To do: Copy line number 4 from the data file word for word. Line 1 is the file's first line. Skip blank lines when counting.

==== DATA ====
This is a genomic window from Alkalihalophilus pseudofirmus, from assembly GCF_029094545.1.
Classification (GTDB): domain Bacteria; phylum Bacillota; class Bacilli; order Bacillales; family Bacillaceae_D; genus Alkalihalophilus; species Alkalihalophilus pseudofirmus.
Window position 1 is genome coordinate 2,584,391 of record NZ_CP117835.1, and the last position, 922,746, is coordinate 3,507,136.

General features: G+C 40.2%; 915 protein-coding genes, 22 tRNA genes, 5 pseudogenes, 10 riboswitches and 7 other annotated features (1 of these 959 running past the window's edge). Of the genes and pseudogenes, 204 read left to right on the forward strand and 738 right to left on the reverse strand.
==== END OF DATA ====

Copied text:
General features: G+C 40.2%; 915 protein-coding genes, 22 tRNA genes, 5 pseudogenes, 10 riboswitches and 7 other annotated features (1 of these 959 running past the window's edge). Of the genes and pseudogenes, 204 read left to right on the forward strand and 738 right to left on the reverse strand.